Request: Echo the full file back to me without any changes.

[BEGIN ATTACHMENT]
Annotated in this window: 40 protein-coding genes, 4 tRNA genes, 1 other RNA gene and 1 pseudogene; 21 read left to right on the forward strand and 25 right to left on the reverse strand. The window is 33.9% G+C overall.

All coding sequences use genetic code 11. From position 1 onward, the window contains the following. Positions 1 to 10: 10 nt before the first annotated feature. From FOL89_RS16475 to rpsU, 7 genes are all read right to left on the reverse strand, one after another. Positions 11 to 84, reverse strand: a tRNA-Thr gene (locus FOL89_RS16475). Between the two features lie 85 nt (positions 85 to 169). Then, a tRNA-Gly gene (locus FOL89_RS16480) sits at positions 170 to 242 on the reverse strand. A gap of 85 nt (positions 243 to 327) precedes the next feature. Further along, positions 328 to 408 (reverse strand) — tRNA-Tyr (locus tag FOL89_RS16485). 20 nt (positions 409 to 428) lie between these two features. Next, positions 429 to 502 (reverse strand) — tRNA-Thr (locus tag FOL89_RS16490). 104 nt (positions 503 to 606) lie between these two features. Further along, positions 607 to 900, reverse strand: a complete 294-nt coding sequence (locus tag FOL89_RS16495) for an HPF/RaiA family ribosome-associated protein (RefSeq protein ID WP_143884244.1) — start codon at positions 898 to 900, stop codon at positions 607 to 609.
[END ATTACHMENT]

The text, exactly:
Annotated in this window: 40 protein-coding genes, 4 tRNA genes, 1 other RNA gene and 1 pseudogene; 21 read left to right on the forward strand and 25 right to left on the reverse strand. The window is 33.9% G+C overall.

All coding sequences use genetic code 11. From position 1 onward, the window contains the following. Positions 1 to 10: 10 nt before the first annotated feature. From FOL89_RS16475 to rpsU, 7 genes are all read right to left on the reverse strand, one after another. Positions 11 to 84, reverse strand: a tRNA-Thr gene (locus FOL89_RS16475). Between the two features lie 85 nt (positions 85 to 169). Then, a tRNA-Gly gene (locus FOL89_RS16480) sits at positions 170 to 242 on the reverse strand. A gap of 85 nt (positions 243 to 327) precedes the next feature. Further along, positions 328 to 408 (reverse strand) — tRNA-Tyr (locus tag FOL89_RS16485). 20 nt (positions 409 to 428) lie between these two features. Next, positions 429 to 502 (reverse strand) — tRNA-Thr (locus tag FOL89_RS16490). 104 nt (positions 503 to 606) lie between these two features. Further along, positions 607 to 900, reverse strand: a complete 294-nt coding sequence (locus tag FOL89_RS16495) for an HPF/RaiA family ribosome-associated protein (RefSeq protein ID WP_143884244.1) — start codon at positions 898 to 900, stop codon at positions 607 to 609.